Reflecting on a visit from Schools Consent Project
In our latest blog post, Teacher of English Mark Belassie-McCourt, discusses what happened when Schools Consen...Read More
As the new term gets under way, former Head, Sarah Thomas, looks at the need for us all to explore our spirituality and find a way to feed our souls.
James Norton, thankfully appearing again on our television screens on Sunday evenings in Grantchester, this week spoke about how he felt television did too little to portray faith in a positive light and tended, instead, to focus on either exorcisms or cults. I suppose we should not be surprised on any level, neither that a man who read Theology at Cambridge and was attracted to playing the part of a vicar should raise such a view, nor that television has taken the popular, currently fashionable and, I think, lazy approach to what is by any measure one of the most important areas of our world.
When I was a little girl I went to a convent school and then, at 11, to an avowedly secular school. The Catholicism of the mid '60s was, for me, a puzzle. It involved my class polishing our own desks (because no one else did) and raising money for the starving children in Biafra (a country whose location no one bothered to explain). Vatican 2 meant the Mass was in English and catechisms went out of the window. Then my 11+ school, Birkenhead High School GPDST, taught me that being non denominational meant notices, hymns (admittedly rather better ones than the Catholic versions), a reading and prayer once a week. All in all, it was a bit ‘meh’.
Having spent the years following my mother’s sudden death when I was 11 forgetting all I ever knew of religion or belief, and actively avoiding church, I then taught at Uppingham, where Chapel is at the centre of the school and where the Chaplain, Alan Megahey (the master of the three-minute sermon), and a tradition of superb Chapel music did something totally unexpected: they drew me back to the idea of faith through a sense of belonging.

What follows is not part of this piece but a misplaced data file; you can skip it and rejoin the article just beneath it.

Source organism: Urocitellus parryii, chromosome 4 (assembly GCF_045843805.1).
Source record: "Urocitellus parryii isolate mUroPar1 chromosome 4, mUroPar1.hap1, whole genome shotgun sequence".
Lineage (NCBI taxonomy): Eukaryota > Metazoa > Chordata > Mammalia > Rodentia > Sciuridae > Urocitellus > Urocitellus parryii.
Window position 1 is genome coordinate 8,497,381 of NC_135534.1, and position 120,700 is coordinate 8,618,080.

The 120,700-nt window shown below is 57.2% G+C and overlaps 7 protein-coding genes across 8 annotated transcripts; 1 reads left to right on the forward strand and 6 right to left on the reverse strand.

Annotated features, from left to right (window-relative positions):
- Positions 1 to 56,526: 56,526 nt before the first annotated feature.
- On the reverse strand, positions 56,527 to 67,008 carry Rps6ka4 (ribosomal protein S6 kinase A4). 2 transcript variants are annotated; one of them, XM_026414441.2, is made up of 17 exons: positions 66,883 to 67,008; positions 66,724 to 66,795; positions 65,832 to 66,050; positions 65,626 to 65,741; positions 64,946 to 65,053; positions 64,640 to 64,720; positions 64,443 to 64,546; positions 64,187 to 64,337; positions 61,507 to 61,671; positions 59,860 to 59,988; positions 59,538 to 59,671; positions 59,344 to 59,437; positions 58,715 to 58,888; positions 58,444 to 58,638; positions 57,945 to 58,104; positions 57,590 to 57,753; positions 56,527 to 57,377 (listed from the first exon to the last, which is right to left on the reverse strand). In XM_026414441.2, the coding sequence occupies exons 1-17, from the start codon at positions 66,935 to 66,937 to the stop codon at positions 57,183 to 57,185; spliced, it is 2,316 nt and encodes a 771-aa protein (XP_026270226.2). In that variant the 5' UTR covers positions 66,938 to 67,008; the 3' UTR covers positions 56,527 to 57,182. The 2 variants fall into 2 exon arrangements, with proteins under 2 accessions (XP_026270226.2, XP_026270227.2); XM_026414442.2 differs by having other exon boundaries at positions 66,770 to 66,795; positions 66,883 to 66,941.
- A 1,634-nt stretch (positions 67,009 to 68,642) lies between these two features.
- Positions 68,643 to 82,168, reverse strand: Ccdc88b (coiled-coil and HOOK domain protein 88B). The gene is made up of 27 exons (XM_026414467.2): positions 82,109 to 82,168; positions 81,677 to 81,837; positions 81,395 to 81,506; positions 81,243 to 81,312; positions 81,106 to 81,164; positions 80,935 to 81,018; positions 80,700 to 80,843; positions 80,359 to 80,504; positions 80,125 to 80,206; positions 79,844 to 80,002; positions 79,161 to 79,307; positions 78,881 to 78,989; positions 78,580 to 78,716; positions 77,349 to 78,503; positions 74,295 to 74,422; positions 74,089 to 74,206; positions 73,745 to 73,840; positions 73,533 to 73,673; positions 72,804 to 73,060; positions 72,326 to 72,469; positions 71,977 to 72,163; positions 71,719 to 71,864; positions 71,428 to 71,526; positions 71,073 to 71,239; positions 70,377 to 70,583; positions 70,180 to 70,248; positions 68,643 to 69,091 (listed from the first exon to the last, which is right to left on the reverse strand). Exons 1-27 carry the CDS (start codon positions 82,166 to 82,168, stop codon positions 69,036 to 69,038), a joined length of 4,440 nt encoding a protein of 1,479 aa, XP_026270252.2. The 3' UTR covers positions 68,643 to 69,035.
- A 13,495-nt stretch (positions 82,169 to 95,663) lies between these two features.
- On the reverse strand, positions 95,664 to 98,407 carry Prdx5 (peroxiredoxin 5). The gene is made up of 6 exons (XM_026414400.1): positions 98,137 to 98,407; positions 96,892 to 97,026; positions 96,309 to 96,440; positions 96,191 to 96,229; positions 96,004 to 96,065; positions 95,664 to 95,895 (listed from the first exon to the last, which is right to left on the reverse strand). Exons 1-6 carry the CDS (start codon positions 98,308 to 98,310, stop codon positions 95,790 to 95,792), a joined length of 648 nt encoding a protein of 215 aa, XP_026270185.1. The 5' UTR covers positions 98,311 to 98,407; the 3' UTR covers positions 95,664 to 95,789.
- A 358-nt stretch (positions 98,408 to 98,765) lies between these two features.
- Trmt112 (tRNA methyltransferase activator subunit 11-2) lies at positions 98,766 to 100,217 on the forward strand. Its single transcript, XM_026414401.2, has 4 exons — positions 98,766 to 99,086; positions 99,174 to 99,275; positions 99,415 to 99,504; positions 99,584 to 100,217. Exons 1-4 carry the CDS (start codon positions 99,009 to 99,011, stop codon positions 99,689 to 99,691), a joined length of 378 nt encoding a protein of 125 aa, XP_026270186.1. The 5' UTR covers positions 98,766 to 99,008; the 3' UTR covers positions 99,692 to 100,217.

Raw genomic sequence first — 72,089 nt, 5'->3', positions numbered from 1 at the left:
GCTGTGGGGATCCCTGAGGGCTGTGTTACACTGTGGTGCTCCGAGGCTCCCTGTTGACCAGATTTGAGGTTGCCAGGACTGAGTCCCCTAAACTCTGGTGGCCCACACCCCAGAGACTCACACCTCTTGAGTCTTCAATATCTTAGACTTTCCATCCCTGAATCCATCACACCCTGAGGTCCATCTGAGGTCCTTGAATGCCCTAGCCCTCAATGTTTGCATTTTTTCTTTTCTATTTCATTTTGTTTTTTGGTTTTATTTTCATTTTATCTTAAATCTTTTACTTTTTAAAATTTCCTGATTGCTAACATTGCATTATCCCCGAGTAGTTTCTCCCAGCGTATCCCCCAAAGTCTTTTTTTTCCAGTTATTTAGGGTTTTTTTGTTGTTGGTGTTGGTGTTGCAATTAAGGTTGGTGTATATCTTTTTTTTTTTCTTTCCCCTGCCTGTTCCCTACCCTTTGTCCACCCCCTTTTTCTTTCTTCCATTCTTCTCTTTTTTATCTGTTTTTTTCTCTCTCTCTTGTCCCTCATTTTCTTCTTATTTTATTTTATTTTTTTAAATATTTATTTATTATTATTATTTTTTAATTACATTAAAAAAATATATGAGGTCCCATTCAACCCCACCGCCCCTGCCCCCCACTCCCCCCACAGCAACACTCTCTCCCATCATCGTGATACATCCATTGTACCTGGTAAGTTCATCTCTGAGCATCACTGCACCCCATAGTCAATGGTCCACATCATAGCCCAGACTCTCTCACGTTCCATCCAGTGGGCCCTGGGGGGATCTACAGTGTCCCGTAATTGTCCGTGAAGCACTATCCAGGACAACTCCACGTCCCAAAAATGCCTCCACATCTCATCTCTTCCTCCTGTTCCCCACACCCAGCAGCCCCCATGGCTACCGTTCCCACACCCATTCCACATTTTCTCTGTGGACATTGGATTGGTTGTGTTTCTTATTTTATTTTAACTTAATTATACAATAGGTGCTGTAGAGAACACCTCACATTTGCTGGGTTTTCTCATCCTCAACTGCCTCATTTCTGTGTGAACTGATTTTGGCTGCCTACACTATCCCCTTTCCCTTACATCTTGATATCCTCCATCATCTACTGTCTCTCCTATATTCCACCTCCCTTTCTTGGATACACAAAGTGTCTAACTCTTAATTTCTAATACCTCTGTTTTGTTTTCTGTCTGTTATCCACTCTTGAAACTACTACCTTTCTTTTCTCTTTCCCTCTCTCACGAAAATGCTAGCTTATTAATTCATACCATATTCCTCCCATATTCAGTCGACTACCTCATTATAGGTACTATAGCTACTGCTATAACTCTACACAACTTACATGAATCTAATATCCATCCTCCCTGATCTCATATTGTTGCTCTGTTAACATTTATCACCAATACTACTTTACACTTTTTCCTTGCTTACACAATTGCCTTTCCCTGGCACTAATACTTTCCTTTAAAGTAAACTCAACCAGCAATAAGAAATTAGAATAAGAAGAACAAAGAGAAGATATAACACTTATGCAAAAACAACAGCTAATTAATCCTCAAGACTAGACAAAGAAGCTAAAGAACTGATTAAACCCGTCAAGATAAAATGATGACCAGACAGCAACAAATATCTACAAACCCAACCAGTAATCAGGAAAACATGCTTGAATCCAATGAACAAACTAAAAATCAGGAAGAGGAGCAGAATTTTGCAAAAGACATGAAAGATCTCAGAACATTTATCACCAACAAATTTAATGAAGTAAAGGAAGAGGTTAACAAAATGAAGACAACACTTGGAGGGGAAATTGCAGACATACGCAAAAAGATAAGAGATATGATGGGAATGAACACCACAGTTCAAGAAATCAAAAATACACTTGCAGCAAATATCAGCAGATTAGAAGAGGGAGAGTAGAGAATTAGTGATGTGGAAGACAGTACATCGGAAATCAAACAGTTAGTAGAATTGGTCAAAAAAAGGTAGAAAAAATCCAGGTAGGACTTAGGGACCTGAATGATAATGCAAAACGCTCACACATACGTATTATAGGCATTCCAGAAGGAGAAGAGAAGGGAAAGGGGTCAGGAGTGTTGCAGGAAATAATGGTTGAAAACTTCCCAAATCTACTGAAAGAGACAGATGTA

So I believe schools have a real part to play in allowing pupils to explore their spirituality. By all means we should also teach ecumenical approaches and remove ignorance about world religions. But if we are to prepare our children to be happy in their world, we should, in my view, also allow them to consider the issue of faith both intellectually (who shouldn’t be exposed to credibile est quia ineptum est?) and emotionally. Our lives need mystery. Faith is one way of exploring what we cannot immediately understand; science and philosophy others. I believe all those elements deserve proper consideration and none should be pooh poohed. At Bryanston, our pupils are encouraged and supported to discover their own personal spiritual fuel in a number of ways, for example through one of the diverse extra-curricular activities, the breadth of curricular and sporting options, or through discussions with the Chaplain, who meets with Ds (year 9) once a week in Chapel to prepare them for that freedom of choice in worship which is the normal Bryanston pattern. And, whatever their faith, the Chapel provides pupils a place of warmth and peace for private prayer or simply somewhere to be quiet.
I’m on record in various places as saying I cannot imagine carrying out the role of Head without having my own, often rickety, faith. The idea that there is not something more important than my current preoccupations (which are more than occasionally solipsistic) fills me with gloom; part of keeping my mental well-being on a nearly even keel is attending church and being refreshed weekly, either at the school church with the remarkable Andrew Haviland leading our lively worship, or when I’m on holiday in the still more august setting of Bath Abbey. I’ll never understand what or exactly why I believe, but communion with friends and weekly ritual certainly fills my tank. I know it’s fashionable to sneer at this, as though it were an embarrassing weakness, but I am long past caring what people think of me, certainly in terms of how clever or not they think I am. I do what works for me. And I do my best.
If you can’t do something like this at least weekly then I think it’s harder to fill that tank. You might get your fuel from music, drama, sport, some or all of which can touch the soul at a deep level. You might satisfy that need for mystery through the world of archaeology or molecular biology or neuroscientific study, thereby seeing yourself as the speck in human existence that we each are. You might have the strength of intellect to find this sustenance entirely from humanism. I take my hat off to you if you do especially when you are in extremis. For some, meditation might help (though recent research suggests that’s much more likely if you are female). But for me, the most sincere and immediate way to find sense and hope in life is through trying to make sense of my faith.
So let’s take on board what Mr Norton says and do our bit in school to keep our children educated and emotionally fed with faith, curiosity, and mystery.